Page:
Photo Submitted by Fran Field May 2015, who said "Borestone from the beach at Peaks Kenny State Park"
PENQUIS - Friday, June 5, Valley Grange volunteers head to Piscataquis Community Elementary School to assist with Arts Alive!—a full day program that celebrates the arts. This year’s theme is “Driving…
Friday, June 12 Garland Grange hosts one of their famous Chicken Pie Public Suppers from 5 p.m. until 7 p.m. at the Garland Grange Hall on Oliver Hill Road. Menu includes chicken pie, mashed potatoes, gravy, vegetables, homemade bread and desserts. All you can eat. Price is $7.00 for adults, $3.00 for children ages 5-12, under Age 5 FREE. Takeout meals are available for purchase. Proceeds to benefit Garland Grange Building Fund. FMI 924-6954.
Friday, June 12 Garland offers an opportunity for folks to kick up their heels at a Family Contra Dance from 7 p.m. until 9 p.m. at the Garland Grange Hall on Oliver Hill Road. Family friendly music for all ages. All dances are taught. Live music by Some Reel People. Caller is John McIntire. Admission is $7.00 each or $12.00 per family. FMI 924-3925 or 277-3961.
Thursday, June 18 Piscataquis Pomona Grange meets at South Sangerville Grange for election of officers starting with a potluck supper at 6 p.m. and meeting at 7 p.m. South Sangerville Grange is located off Silvers Mills Road in South Sangerville. For more information contact Bill Bemis at 924-3537.
Friday, June 19 Valley Grange meets for a potluck supper at 6 p.m. followed by a meeting and election of officers at 7 p.m. Valley Grange is located at 172 Guilford Center Road in North Guilford. For more information, contact Jim Annis at 564-0820 or visit http://valleygrange.com.
Organic Orcharding 101 Workshop Offered by the PCSWCD in Partnership with MOFGA: A favorite activity for many homeowners in Maine is gardening. This time of year, greenhouses and farmers markets are full of customers searching for seedlings and plants to brighten their home gardens and eventually fill their plates. More and more, people are expanding what they grow at home and becoming curious about new options – including fruit trees.
In addition to home gardeners, market gardeners are often adding to or expanding their offerings by adding fruit trees to their farms. As many farmers will tell you, caring for fruit trees differs in many ways to caring for vegetable crops.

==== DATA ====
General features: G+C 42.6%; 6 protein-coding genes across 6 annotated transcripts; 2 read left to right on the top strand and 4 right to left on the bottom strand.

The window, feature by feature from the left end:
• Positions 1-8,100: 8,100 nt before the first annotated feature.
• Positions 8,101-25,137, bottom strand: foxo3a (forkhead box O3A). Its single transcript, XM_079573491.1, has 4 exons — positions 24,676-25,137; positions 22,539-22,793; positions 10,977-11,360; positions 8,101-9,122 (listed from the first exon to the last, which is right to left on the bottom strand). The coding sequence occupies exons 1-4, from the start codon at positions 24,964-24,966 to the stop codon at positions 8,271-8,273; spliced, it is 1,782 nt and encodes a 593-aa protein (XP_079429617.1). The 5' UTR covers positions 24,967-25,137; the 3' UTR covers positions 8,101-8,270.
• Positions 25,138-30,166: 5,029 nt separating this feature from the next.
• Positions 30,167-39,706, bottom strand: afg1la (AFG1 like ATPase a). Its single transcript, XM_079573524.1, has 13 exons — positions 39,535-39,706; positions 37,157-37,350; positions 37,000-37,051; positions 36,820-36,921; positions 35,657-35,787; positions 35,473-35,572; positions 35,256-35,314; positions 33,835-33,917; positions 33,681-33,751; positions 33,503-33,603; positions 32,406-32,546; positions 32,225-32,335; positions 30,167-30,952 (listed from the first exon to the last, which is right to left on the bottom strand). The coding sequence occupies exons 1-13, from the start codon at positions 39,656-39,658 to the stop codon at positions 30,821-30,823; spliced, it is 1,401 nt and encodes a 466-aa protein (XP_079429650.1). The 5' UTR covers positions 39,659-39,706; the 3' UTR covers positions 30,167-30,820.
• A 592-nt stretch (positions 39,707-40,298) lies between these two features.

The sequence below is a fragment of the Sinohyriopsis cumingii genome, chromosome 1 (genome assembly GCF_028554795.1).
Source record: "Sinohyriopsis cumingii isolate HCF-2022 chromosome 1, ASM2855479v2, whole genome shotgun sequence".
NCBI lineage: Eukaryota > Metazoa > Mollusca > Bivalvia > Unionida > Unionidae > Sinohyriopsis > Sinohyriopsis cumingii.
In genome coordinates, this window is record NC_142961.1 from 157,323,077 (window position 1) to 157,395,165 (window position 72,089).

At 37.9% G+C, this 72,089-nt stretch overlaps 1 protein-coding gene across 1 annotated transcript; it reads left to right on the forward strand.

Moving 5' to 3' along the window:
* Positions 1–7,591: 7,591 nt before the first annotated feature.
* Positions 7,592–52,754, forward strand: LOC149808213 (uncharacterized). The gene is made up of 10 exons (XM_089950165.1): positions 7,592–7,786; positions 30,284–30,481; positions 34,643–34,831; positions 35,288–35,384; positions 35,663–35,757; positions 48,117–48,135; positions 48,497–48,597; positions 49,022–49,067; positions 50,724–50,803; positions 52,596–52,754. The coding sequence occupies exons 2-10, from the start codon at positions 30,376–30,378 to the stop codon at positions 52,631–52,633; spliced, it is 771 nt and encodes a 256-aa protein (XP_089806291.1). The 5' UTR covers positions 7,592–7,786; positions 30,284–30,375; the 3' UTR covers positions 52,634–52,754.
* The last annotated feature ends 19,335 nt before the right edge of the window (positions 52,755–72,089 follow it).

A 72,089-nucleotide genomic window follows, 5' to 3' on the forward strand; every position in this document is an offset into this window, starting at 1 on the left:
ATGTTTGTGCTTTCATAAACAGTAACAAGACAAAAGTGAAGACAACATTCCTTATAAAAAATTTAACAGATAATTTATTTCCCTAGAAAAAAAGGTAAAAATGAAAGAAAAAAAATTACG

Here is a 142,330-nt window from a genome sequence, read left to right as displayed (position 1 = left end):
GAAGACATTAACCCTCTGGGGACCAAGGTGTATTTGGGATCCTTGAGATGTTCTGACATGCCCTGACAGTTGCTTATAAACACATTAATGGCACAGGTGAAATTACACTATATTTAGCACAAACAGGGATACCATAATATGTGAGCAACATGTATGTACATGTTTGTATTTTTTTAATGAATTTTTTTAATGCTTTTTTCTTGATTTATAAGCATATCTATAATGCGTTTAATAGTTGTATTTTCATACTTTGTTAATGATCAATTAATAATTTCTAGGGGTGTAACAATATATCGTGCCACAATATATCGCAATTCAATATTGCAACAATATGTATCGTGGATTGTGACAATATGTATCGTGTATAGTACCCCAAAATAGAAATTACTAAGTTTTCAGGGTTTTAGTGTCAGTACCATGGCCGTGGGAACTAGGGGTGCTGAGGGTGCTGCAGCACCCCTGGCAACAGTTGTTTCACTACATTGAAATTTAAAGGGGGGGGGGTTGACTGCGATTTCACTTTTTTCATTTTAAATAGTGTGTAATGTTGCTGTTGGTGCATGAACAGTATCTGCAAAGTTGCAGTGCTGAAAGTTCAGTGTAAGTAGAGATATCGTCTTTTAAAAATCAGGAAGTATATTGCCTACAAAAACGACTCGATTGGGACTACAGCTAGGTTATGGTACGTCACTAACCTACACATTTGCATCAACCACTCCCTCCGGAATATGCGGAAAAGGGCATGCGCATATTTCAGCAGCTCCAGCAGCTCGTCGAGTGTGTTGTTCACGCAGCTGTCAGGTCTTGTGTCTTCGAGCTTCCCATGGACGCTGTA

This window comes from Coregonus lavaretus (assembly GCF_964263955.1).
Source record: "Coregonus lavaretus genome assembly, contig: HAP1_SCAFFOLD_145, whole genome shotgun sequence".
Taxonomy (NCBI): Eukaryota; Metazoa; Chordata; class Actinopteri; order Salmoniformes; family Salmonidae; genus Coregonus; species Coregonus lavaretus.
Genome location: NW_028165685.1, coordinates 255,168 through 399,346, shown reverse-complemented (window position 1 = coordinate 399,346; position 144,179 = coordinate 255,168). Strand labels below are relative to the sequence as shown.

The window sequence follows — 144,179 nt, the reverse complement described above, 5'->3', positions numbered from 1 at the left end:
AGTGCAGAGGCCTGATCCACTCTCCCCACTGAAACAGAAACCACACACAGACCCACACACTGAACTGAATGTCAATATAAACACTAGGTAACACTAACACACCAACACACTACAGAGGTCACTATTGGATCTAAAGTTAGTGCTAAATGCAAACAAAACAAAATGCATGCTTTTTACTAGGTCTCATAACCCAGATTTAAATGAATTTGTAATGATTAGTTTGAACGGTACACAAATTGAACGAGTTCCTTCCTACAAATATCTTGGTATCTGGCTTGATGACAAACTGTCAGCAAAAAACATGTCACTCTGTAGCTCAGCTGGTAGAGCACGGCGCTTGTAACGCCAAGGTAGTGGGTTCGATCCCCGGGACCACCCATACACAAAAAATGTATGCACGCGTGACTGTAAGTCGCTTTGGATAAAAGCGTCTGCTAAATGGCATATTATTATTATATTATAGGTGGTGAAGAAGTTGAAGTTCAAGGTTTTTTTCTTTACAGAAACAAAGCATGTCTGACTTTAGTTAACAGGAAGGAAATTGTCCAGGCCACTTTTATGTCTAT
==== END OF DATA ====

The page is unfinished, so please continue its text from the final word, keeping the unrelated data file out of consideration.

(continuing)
The Piscataquis County Soil and Water Conservation District (PCSWCD) in partnership with the Maine Organic Farmers and Gardeners Association (MOFGA) is offering a workshop that will help any fruit tree grower, large or small, experienced or new, to learn more about how to support and maintain healthy, productive fruit trees on their property.
The PCSWCD will be hosting an Orcharding 101 workshop with MOFGA’s Orchard Specialist CJ Walke on Saturday, June 13th. CJ has years of experience teaching and mastering organic orcharding practices, and has worked alongside many orcharding experts including John Bunker of FEDCO Trees and Michael Phillips, author of The Holistic Orchard, among others. CJ has taught orcharding workshops covering topics such as grafting, pruning, pest management, renovating old trees and much more.
In this Orcharding 101 Workshop, CJ will cover the basics of how to properly maintain fruit tree varieties using organic practices. Topics will include pruning, pest control, disease identification and treatment and much more. The workshop will take place at Mossflower Farm in Sangerville on Route 23. Owner Leigh Wiley grows a variety of fruit trees using organic practices. At this location setting, workshop participants will not only get to hear and ask questions about orcharding topics, but they will also see examples of them first hand.
Pre-registration is required to attend this workshop and the workshop is limited to 45 participants. This event will be held rain or shine and will be an outdoor event, so registrants are encouraged to dress appropriately. For more information and to register, please contact the Piscataquis County Soil and Water Conservation District by calling 207-564-2321 ext. 3, by emailing us at firstname.lastname@example.org or by stopping in our office in the USDA Service Center at 42 Engdahl Drive in Dover-Foxcroft, ME.
Fruit trees are a great addition to any home garden or market farm. We encourage folks interested in learning more about organic orcharding practices to join the PCSWCD for this exciting workshop!
DEXTER - Area golfers are invited to dust off their golf clubs after a long winter to prepare for the 2015 Pine Tree Hospice Golf Open. The 2-day tournament is slated to take place on Saturday, June 27th at Dexter Municipal Golf Course (924-6477) and Sunday, June 28th at the Foxcroft Golf Club (564-8887) with a shotgun start at 8 A.M. and a 1 P.M. flight available both days.
Teams of four will compete for some great prizes each day of the tournament and for overall tournament winners. Prizes will include 18 holes with a cart at Mingo Springs, 18 holes with a cart and boat shuttle at Mt. Kineo, and 18 holes with a cart at Sunday River Golf Club. A delicious lunch and refreshments will be provided for all participants.
For several years, Pine Tree Hospice has hosted a fundraising golf tournament. The Golf Open gives area golfers a great weekend of golfing plus a chance to support Pine Tree Hospice’s services to individuals and families in our area with life-limiting illness. As a volunteer hospice, PTH relies on generous community contributions and grants.
Cost for this year’s tournament is $40 per person per course or $75 for the entire tournament (lunches included).
Call courses to register and reserve carts. For more information, call 564-4346 or email email@example.com.
DEXTER - Dexter Dover Area Towns in Transition (DDATT) will sponsor the two-hour long film “Inhabit” at the Abbott Memorial Library in Dexter at 6 PM on June 5th as part of its ongoing First Friday free movie sessions, followed by discussion until 9 PM.